Addressing “the recent debate around our company,” Facebook CEO Mark Zuckerberg gave not an inch on Monday, saying, “what we are seeing is a coordinated effort to selectively use leaked documents to paint a false picture.”
Kicking off a conference call with financial analysts after quarterly earnings, Zuckerberg addressed the elephant in the room — weeks of devastating stories based largely but not solely on documents leaked by whistleblower Frances Haugen. The common thread is the social media giant’s various corrosive impacts on society (from teen girls’ body image to the Jan. 6 insurrection) for the sake of profit, and that it knows but won’t make needed fixes.
More from Deadline
“The reality is that we have an open culture where we encourage discussion and research about our work,” Zuckerberg insisted. “We have industry leading programs to study the effects of our products and provide transparency on our progress because we care about getting things right.” He cited the quarterly disclosure reports and an Oversight Committee the company set up.
Facebook’s choices are not about profit, he added, but about balancing competing social values – like free expression and reducing harmful content, or enabling interoperability with locking down data. “It makes a great sound bite to say we don’t solve these impossible tradeoffs because we just focus on making money.”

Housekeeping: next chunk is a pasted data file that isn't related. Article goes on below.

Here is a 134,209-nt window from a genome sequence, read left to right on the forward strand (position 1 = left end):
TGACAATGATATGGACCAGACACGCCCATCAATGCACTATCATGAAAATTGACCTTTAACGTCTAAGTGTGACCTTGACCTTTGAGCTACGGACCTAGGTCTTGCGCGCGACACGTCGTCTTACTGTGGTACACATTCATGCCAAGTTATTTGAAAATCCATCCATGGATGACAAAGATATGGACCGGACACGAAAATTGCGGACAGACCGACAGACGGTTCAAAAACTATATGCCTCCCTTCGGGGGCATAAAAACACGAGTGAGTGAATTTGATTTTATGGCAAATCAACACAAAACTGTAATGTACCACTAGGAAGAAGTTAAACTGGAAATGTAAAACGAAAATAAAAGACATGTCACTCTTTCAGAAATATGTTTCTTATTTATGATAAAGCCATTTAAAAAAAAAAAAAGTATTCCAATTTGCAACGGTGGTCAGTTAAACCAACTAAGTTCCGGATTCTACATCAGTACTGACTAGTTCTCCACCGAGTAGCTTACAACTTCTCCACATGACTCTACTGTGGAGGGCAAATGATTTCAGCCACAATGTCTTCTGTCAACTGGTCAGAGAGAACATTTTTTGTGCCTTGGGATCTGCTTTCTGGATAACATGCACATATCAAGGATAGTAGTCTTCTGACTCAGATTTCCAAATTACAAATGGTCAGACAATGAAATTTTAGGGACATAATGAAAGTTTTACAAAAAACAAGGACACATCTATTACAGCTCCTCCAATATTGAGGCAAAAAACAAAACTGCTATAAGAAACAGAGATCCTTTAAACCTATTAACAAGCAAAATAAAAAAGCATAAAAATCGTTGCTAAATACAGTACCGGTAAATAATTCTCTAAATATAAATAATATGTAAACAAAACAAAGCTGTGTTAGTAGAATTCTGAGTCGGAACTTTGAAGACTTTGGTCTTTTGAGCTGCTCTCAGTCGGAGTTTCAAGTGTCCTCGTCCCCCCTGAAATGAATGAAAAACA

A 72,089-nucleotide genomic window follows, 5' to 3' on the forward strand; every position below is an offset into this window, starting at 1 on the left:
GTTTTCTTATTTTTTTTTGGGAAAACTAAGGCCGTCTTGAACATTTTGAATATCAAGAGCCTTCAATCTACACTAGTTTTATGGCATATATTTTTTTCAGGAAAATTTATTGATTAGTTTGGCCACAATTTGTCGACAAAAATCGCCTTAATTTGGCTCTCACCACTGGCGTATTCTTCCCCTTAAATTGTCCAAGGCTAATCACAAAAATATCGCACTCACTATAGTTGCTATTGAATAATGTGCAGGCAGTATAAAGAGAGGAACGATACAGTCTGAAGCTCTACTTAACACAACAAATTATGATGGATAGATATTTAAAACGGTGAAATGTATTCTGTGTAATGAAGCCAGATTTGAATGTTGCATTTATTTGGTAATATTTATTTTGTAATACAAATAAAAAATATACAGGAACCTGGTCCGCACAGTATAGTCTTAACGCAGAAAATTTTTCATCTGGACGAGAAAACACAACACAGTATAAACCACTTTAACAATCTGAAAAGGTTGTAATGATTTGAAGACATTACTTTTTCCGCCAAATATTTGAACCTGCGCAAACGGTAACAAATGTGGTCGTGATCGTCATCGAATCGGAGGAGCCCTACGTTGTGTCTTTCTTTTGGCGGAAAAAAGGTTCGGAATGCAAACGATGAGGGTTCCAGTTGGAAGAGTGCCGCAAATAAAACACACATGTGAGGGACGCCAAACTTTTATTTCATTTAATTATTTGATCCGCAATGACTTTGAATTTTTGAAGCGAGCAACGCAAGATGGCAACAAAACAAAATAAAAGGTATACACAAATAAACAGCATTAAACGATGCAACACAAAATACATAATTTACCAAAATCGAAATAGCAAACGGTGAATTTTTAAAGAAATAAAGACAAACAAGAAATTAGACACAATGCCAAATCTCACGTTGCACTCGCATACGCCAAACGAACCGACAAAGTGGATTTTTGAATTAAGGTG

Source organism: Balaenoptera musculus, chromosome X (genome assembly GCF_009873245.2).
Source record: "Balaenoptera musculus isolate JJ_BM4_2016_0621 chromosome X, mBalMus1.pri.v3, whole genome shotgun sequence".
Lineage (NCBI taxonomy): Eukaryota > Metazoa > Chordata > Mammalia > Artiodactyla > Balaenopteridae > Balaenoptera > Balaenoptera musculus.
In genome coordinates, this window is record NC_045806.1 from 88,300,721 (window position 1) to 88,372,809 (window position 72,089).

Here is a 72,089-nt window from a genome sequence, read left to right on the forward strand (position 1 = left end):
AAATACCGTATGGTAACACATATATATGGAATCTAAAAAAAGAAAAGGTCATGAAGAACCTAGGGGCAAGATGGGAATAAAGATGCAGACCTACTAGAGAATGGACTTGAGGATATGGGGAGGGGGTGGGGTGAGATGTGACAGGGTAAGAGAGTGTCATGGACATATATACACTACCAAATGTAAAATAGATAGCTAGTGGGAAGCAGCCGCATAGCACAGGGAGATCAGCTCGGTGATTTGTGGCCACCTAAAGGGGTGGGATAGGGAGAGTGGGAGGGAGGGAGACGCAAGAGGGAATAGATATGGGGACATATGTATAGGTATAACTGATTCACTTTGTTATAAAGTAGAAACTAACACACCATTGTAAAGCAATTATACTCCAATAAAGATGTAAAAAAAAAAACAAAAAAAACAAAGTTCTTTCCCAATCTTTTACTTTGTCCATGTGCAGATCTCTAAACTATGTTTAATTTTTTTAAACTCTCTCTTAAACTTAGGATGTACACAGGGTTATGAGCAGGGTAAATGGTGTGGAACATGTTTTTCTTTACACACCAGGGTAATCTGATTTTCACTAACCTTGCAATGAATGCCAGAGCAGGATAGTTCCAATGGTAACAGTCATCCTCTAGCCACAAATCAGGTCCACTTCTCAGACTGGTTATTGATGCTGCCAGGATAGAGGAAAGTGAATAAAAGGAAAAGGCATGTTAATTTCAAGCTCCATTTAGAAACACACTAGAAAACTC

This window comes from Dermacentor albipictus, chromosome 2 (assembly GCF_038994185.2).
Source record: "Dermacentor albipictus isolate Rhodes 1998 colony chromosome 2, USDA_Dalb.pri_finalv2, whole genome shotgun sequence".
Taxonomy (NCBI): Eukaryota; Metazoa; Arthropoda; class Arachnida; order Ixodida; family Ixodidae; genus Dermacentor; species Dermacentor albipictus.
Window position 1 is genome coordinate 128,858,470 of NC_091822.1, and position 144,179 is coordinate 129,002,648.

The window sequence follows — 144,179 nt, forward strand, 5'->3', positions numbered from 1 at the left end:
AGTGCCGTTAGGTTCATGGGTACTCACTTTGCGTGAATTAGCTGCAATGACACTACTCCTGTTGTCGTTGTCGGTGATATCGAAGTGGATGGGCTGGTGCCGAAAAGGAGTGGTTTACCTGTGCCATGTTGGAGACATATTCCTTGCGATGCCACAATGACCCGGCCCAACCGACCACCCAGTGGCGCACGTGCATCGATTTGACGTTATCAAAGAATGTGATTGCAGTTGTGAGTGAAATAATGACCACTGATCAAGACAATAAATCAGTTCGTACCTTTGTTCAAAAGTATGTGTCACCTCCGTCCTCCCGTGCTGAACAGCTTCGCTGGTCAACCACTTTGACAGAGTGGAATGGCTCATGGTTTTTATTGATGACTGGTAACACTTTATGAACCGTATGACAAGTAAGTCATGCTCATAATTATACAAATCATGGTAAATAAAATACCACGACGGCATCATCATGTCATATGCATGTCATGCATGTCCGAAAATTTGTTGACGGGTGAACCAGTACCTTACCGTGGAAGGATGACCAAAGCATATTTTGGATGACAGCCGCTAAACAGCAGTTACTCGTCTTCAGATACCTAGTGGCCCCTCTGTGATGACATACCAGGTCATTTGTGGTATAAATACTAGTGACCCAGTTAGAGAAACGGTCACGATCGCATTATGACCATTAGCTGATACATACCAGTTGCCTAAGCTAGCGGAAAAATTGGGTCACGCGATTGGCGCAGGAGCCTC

“I have repeatedly called for regulation to provide clarity because I do not believe companies should be responsible for making so many of those decisions themselves,” he said.
Polarization started well before Facebook. Facebook didn’t cause it, and Facebook can’t solve it, he said.
“We can’t change the underlying media dynamic, but there is a different constituency I serve, and that is people.”
Analysts on the call actually didn’t ask much about the controversy swirling around the company, focusing on advertising and on the gradually rollout of Zuckerberg’s new vision, the “Metaverse,” a kind of experiential social media powered by AR and VR that the company will invest about $10 billion in it this year. It wont’ be a viable business proposition for years. He first spoke about at length at the previous call in July, calling it “the ultimate expression of social technology” and something he’s “dreamed of building since way before I started Facebook that’s only starting to come into focus now.”
Pundits have noted that the criticism swirling around Facebook will only really hit the company or matter to Wall Street if it starts to impact advertising, and that doesn’t seem to be the case, or if regulators or Congress really steps in, which appears easier than done. There’s bipartisan acknowledgment of a problem, but no agreement on how to fix it.
Facebook also announced today a massive $50 billion increase to its stock buyback program, plans that investors love. Facebook posted earnings after market close and the shares are up 1.4% in after-hours trading.
Best of Deadline